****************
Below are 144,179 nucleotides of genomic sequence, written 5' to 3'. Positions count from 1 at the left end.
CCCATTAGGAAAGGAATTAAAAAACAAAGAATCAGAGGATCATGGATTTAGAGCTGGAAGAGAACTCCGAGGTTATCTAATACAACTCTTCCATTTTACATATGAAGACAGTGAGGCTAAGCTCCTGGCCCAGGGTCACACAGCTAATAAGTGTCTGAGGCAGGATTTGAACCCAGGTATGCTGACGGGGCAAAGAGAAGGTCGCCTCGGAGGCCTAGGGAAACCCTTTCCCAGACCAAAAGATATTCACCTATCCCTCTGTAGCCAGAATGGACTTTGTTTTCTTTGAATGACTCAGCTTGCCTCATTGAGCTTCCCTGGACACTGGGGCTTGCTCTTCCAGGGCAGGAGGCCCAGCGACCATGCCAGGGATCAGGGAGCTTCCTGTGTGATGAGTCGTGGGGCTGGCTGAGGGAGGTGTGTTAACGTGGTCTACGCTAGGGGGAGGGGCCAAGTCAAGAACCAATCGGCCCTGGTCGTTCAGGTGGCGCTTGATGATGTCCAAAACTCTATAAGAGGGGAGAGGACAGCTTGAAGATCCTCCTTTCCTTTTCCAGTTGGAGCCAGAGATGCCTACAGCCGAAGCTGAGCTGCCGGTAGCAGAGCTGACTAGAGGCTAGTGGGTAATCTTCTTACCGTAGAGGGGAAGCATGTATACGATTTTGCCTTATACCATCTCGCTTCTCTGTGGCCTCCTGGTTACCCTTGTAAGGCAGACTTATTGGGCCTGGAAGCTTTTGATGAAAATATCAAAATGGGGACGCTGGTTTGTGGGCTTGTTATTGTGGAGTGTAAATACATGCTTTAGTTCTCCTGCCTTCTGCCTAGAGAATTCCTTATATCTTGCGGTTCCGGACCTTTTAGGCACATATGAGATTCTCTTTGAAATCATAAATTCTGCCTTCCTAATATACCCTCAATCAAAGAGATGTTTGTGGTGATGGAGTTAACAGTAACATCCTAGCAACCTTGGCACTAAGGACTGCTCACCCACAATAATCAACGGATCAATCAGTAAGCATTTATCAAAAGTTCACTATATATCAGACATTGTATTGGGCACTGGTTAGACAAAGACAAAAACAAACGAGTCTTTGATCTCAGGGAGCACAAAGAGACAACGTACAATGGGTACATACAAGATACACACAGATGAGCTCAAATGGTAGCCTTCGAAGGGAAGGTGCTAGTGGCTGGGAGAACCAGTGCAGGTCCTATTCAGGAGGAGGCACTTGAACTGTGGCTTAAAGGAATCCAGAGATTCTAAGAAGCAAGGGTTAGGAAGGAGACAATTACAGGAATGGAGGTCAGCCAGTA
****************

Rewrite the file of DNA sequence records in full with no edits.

Below are 144,179 nucleotides of genomic sequence, written 5' to 3'. Positions count from 1 at the left end.
CCCATTAGGAAAGGAATTAAAAAACAAAGAATCAGAGGATCATGGATTTAGAGCTGGAAGAGAACTCCGAGGTTATCTAATACAACTCTTCCATTTTACATATGAAGACAGTGAGGCTAAGCTCCTGGCCCAGGGTCACACAGCTAATAAGTGTCTGAGGCAGGATTTGAACCCAGGTATGCTGACGGGGCAAAGAGAAGGTCGCCTCGGAGGCCTAGGGAAACCCTTTCCCAGACCAAAAGATATTCACCTATCCCTCTGTAGCCAGAATGGACTTTGTTTTCTTTGAATGACTCAGCTTGCCTCATTGAGCTTCCCTGGACACTGGGGCTTGCTCTTCCAGGGCAGGAGGCCCAGCGACCATGCCAGGGATCAGGGAGCTTCCTGTGTGATGAGTCGTGGGGCTGGCTGAGGGAGGTGTGTTAACGTGGTCTACGCTAGGGGGAGGGGCCAAGTCAAGAACCAATCGGCCCTGGTCGTTCAGGTGGCGCTTGATGATGTCCAAAACTCTATAAGAGGGGAGAGGACAGCTTGAAGATCCTCCTTTCCTTTTCCAGTTGGAGCCAGAGATGCCTACAGCCGAAGCTGAGCTGCCGGTAGCAGAGCTGACTAGAGGCTAGTGGGTAATCTTCTTACCGTAGAGGGGAAGCATGTATACGATTTTGCCTTATACCATCTCGCTTCTCTGTGGCCTCCTGGTTACCCTTGTAAGGCAGACTTATTGGGCCTGGAAGCTTTTGATGAAAATATCAAAATGGGGACGCTGGTTTGTGGGCTTGTTATTGTGGAGTGTAAATACATGCTTTAGTTCTCCTGCCTTCTGCCTAGAGAATTCCTTATATCTTGCGGTTCCGGACCTTTTAGGCACATATGAGATTCTCTTTGAAATCATAAATTCTGCCTTCCTAATATACCCTCAATCAAAGAGATGTTTGTGGTGATGGAGTTAACAGTAACATCCTAGCAACCTTGGCACTAAGGACTGCTCACCCACAATAATCAACGGATCAATCAGTAAGCATTTATCAAAAGTTCACTATATATCAGACATTGTATTGGGCACTGGTTAGACAAAGACAAAAACAAACGAGTCTTTGATCTCAGGGAGCACAAAGAGACAACGTACAATGGGTACATACAAGATACACACAGATGAGCTCAAATGGTAGCCTTCGAAGGGAAGGTGCTAGTGGCTGGGAGAACCAGTGCAGGTCCTATTCAGGAGGAGGCACTTGAACTGTGGCTTAAAGGAATCCAGAGATTCTAAGAAGCAAGGGTTAGGAAGGAGACAATTACAGGAATGGAGGTCAGCCAGTA